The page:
By: Dr. Michael Ramsay, Chairman of the Board, Patient Safety Movement Foundation
On July 29th, 2005, United States President George W. Bush signed the Patient Safety and Quality Improvement Act (PSQIA) of 2005 into law. This act authorized the creation of patient safety organizations which would work with providers to improve healthcare quality and safety. The organizations were to work with healthcare providers via the collection and analysis of aggregated, confidential data on patient safety events.
The 2005 Act directs the Secretary of the Department of Health and Human Services, in consultation with the Director of Agency for Healthcare Research and Quality (AHRQ), to write a report on effective strategies to reduce medical errors and increase patient safety and quality of care. The PSQIA also requires the draft report to be made available for public comment and submitted to the National Academy of Medicine. After these steps, the final report must be submitted to Congress, no later than December 21st, 2021. Public comments should be submitted on or before April 5th, 2021 by email at PSQIA.RC@ahrq.hhs.gov.
The Patient Safety Movement Foundation is committed to continuing the work it has been doing since it was founded 12 years ago. PSMF continues to add to its internet repository of proven patient care practices in the form of Actionable Patient Safety Solutions (APSS) that ensure the safest and best quality care. These resources, which can be further updated with confirmed data, are available online for the public to review. Health care systems can use the APSS in their health care facilities.
Many healthcare systems have already instituted many of these measures and have achieved marked improvements in quality of care and safety. A good example of such a “5-Star” facility is the Children’s Hospital of Orange County, which recently instituted all of the APSS, and had zero preventable deaths in 2020.
We are focused on tackling our goal of ZERO preventable harm and preventable deaths by 2030 in our hospitals. Transparency is key here; we can all collectively learn from mistakes. We must create an independent agency in each country to investigate medical errors and develop preventative countermeasures so that they do not occur again in any facility. These reforms can be linked to reimbursement for quality outcomes.
The ground swell for safety and quality has impacted our healthcare facilities. You can walk into many of our hospitals and see that they care about patient safety: Zero Harm posters everywhere, staff washing hands before and after visiting patients, hand sanitizers and masks available everywhere. Staff can tell you when the last retained foreign object in a surgical wound took place in their large healthcare system. Medical and surgical safety officers and teams exist that investigate all potential areas of harm and publicize the outcome so that knowledge is gained by the whole staff. This way, complete transparency with the patient and family is maintained as the investigation takes place.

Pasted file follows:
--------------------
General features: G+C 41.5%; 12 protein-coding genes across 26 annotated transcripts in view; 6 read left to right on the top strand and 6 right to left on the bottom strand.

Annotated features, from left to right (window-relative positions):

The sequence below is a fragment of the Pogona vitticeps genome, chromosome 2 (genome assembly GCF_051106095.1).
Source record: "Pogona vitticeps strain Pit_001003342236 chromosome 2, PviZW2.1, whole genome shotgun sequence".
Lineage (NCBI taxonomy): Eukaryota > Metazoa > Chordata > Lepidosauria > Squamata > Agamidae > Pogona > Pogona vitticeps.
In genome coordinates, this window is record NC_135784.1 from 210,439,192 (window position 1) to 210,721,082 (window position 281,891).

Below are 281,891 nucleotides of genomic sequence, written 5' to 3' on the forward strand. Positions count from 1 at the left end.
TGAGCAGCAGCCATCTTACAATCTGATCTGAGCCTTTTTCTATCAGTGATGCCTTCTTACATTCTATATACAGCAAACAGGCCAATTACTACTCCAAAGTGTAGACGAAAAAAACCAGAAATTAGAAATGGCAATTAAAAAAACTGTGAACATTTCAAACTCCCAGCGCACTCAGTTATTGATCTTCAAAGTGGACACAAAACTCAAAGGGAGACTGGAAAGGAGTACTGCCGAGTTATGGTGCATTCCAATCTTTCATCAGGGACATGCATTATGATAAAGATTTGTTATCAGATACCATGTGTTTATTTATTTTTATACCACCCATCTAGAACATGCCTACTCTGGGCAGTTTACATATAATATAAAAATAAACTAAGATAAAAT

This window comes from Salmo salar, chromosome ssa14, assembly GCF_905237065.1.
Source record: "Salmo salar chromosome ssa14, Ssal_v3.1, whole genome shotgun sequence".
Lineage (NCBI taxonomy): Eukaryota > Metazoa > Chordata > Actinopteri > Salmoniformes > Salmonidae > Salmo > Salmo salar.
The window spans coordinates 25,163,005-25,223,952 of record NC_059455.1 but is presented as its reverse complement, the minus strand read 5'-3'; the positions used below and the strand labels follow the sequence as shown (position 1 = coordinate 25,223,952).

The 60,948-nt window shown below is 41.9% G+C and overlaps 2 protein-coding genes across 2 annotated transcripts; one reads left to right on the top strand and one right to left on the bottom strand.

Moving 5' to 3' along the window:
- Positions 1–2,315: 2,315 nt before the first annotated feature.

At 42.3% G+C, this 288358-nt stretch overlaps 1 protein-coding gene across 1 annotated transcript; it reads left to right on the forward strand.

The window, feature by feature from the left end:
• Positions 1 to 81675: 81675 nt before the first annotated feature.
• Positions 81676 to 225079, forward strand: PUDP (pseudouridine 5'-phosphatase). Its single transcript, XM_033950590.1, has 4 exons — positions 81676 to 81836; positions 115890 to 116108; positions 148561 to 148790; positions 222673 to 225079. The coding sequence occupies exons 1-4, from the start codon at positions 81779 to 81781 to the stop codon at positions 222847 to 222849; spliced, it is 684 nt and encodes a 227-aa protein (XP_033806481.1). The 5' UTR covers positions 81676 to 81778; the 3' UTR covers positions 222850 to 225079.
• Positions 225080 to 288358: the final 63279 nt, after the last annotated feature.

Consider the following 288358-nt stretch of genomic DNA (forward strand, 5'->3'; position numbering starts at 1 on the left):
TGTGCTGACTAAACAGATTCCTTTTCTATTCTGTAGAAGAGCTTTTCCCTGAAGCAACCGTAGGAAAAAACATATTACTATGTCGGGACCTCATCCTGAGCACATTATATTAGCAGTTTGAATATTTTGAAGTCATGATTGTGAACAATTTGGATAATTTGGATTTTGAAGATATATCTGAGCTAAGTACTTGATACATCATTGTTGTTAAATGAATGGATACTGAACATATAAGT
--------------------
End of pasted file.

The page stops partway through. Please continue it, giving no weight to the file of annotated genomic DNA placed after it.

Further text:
Work towards ZERO harm and preventable deaths are taking place in many of our top facilities in the country and the world. Effective leadership creates high-reliability organizations from the top down. The outcomes from the COVID-19 pandemic, tragic as they have been, are contained much better (both for staff and patients) in high-reliability organizations. The introduction of electronic records linked to continuous electronic monitoring has allowed accurate information to be monitored and reviewed, with alerts issued to prevent patient harm.
The bottom line is that we have made significant advances in many of our health care systems to improve safety and quality from the top down, embrace transparency, and address errors if they occur. This makes it much easier to work towards our goal of zero preventable harm and zero preventable deaths by 2030. Health care leaders, providers, patients, the public, and politicians are all working towards this effort to ensure high quality and safe health care.
If you would like to comment regarding the PSQIA draft report mentioned here, HHS has extended the Notice of Opportunity to Comment on the draft report regarding patient safety. Submit comments on or before April 5, 2021 to PSQIA.RC@ahrq.hhs.gov.
Mike Ramsay, M.D.
Chairman, Patient Safety Movement Foundation
Past President, Baylor Scott & White Research Institute, Dallas, TX